Chip Shop Awards entries 2013

by Tom Albrighton 30 January 2013 Copywriting

David Ogilvy was 40 before he wrote an ad. Well, that’s one thing me and the Daddy have in common. Coming at copywriting from publishing rather than advertising, I’ve never made the transition from long copy to high-level concepts for big consumer campaigns – much as I’d like to.

To get some practice, I decided to enter the Chip Shop Awards. Here they are in their own words:

The Chips is all about ideas. Your work does not have to have been broadcast, printed or mailed. The client doesn’t have to be yours. You just need a brilliant idea.

The Chip Shops’ slogan is ‘Creativity With No Limits’. But they’re not really about liberating the creative process so much as as inverting it. Instead of starting with a brief and trying to answer it, you start with an answer and contrive a brief to suit.

So while Chip Shop entries are undoubtedly creative, success in the Chips doesn’t necessarily indicate an ability to develop great ideas on behalf of brands. It just means you can find the right brand for a great idea. (Or, more often, a staggeringly offensive idea.)

Anyway, here’s my stuff – all print ads (or maybe posters). I’ll leave you to judge whether I’ve got the ‘brilliant ideas’ I needed. If you like anything, please follow the links and vote. If you don’t, I expect nothing less than a scathing comment down below.

‘Grow A Pear’


This entry for ‘Best Use of Shocking Copy’ was very much a pun in search of a brand. The phrase popped into my head, and I tried to think of a context where I could use it. Alighting on Notcutts, I warmed to the idea of a mild, age-appropriate obscenity that would appeal to the grey pound.

It’s all in the execution, and this one took aeons. First, I had to find a shot of two pears with the desired scrotum-cupping aspect, then painstakingly isolate it, and finally impose it over a suitably immaculate suburban garden.

‘Can’t Keep Calm’


I know, I know, I know. In my defence, I have tried to do something with the original text, rather than doing ‘Keep Calm and Eat Cupcakes’ or whatever. If there is a justification for this ad, it’s giving the original poster back some dignity by hijacking it in a marginally relevant way.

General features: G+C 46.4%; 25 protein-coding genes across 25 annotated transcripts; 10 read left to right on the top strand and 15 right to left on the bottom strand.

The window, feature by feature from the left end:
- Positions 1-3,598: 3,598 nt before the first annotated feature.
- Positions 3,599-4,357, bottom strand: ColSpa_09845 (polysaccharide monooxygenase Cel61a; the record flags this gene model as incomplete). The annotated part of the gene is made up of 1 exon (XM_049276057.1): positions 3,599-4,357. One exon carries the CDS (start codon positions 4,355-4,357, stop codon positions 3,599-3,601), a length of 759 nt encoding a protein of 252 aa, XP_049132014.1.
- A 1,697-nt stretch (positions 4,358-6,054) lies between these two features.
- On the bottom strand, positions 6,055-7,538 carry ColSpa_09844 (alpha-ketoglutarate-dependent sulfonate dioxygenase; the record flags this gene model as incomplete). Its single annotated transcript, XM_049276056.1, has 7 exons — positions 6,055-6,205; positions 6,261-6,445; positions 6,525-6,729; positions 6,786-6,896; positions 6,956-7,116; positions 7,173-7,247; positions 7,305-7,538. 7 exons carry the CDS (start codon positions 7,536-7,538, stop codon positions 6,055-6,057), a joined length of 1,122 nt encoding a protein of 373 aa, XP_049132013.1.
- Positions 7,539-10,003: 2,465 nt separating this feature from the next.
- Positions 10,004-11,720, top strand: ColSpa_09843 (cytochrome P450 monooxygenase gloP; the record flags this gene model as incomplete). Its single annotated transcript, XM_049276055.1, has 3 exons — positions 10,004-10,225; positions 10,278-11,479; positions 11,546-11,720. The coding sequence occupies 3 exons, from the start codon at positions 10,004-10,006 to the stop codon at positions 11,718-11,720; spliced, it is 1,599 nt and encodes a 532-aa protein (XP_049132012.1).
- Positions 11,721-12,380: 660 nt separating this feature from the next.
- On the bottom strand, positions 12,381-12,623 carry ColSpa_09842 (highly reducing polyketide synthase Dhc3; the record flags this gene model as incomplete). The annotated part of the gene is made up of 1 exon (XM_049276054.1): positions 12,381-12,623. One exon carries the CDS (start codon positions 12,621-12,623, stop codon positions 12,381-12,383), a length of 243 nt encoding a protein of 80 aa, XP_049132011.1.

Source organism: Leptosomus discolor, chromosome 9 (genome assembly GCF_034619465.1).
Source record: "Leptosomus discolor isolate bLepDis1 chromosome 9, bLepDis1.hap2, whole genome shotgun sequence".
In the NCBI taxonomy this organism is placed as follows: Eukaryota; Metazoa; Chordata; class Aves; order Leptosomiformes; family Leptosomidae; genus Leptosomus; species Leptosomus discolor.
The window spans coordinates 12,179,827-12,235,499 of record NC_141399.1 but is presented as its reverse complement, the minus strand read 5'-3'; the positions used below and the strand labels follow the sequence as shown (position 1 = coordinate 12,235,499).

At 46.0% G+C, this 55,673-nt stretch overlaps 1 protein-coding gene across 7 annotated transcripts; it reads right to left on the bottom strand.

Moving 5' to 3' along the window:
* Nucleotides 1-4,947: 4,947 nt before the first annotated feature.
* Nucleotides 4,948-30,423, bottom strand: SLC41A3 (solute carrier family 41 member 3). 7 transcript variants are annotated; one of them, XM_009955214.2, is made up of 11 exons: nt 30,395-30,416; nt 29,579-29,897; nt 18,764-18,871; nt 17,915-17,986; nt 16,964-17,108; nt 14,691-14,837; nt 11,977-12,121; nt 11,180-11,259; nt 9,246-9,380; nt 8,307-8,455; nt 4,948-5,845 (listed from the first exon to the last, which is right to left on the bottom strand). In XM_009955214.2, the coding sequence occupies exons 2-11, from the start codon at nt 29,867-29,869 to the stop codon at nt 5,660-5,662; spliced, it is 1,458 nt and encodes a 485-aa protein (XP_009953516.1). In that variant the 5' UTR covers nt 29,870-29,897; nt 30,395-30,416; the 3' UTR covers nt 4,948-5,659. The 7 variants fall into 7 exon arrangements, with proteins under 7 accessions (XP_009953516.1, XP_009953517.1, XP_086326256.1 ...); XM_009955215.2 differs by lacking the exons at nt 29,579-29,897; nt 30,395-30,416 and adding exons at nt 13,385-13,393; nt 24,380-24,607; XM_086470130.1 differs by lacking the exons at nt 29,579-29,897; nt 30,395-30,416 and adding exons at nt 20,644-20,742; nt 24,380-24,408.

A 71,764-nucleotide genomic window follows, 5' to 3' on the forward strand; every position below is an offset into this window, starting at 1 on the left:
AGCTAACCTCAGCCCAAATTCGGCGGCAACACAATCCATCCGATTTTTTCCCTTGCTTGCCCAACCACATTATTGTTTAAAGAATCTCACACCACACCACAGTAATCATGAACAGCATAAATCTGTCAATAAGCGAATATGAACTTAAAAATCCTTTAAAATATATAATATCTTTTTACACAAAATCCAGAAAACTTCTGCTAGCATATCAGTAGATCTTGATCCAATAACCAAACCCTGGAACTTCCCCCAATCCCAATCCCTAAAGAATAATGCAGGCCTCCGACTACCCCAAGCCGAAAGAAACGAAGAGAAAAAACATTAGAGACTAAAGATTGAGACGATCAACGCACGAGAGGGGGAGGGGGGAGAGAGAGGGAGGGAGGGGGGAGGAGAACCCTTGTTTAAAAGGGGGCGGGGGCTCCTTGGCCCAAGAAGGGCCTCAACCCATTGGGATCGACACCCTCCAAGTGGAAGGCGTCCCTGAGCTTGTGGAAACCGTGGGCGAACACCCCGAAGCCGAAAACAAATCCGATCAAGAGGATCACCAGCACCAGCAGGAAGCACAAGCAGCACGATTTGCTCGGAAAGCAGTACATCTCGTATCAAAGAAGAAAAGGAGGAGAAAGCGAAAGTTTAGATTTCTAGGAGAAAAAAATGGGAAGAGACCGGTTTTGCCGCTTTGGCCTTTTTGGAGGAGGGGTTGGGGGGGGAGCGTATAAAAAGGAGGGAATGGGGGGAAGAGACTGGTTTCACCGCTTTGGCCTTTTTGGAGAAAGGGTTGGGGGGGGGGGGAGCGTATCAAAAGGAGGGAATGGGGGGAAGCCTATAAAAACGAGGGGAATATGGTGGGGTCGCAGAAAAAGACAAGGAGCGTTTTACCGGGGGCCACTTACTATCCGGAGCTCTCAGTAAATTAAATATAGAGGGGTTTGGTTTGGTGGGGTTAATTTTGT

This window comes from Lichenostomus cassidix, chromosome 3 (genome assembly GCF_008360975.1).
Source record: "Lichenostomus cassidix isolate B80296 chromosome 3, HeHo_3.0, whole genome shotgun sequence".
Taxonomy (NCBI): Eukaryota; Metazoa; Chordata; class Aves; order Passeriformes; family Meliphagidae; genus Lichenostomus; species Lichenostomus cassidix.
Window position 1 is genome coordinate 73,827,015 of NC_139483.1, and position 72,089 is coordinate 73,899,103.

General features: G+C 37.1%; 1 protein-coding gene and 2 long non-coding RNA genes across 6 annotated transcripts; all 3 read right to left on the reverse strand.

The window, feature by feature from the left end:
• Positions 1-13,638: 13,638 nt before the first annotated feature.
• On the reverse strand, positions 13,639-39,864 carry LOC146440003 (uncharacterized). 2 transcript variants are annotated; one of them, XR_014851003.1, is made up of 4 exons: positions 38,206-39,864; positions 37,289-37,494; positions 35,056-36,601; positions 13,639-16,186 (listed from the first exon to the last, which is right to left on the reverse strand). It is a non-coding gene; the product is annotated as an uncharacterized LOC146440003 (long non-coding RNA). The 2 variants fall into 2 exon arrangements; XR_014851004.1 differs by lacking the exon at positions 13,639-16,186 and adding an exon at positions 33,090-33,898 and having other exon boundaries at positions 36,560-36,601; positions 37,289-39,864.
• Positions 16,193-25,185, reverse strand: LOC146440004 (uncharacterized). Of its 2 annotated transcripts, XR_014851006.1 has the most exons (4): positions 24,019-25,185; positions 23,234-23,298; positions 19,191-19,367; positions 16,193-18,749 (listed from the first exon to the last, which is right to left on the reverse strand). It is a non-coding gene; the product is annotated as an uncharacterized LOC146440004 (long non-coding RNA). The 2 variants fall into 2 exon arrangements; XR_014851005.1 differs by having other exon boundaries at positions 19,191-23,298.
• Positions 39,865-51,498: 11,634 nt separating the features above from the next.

Although I have no direct experience, it seems to me that people probably do call Samaritans when their stiff upper lip is starting to wobble. It’s unlikely that such a serious brand would ever promote itself with a parody, but you never know.

Reviewing other versions online, I was amazed at how many people couldn’t be bothered to match the font or layout accurately, even for commercial merchandise. Five words and a crown on a red ground – how hard can it be?

‘Your Life In Songs’


The idea of songs as memories seems well suited to Spotify. Despite its name, which was derived from ‘spotting and identifying’ new music, it seems to me that it gets far more use as a nostalgic time machine.

My first challenge was to avoid stuffing this with Beatles titles and find some plausibly recent songs. (I may have failed.) I then spent some happy hours browsing weird and wonderful fonts. Believe it or not, many of these are close matches to the original sleeve designs of the singles, which in most cases have aged incredibly badly.

I’m concerned, but have not been able to confirm, that both concept and slogan are derivative. Obviously, I’m not letting those doubts hold me back…


I’ve got a real fruit thing going on with these entries, haven’t I? I’m not sure why that is. This idea just popped into my head, fully formed – although it probably flowed from the Notcutts ‘pair of pears’ image.

It’s a bit of a gag mashup, with the ‘gooseberry’ concept overlaid with the play on ‘feeling green’ in the sense of envy. But the overall effect feels reasonably coherent to me, and I can just about imagine it running –  a few years ago, perhaps.

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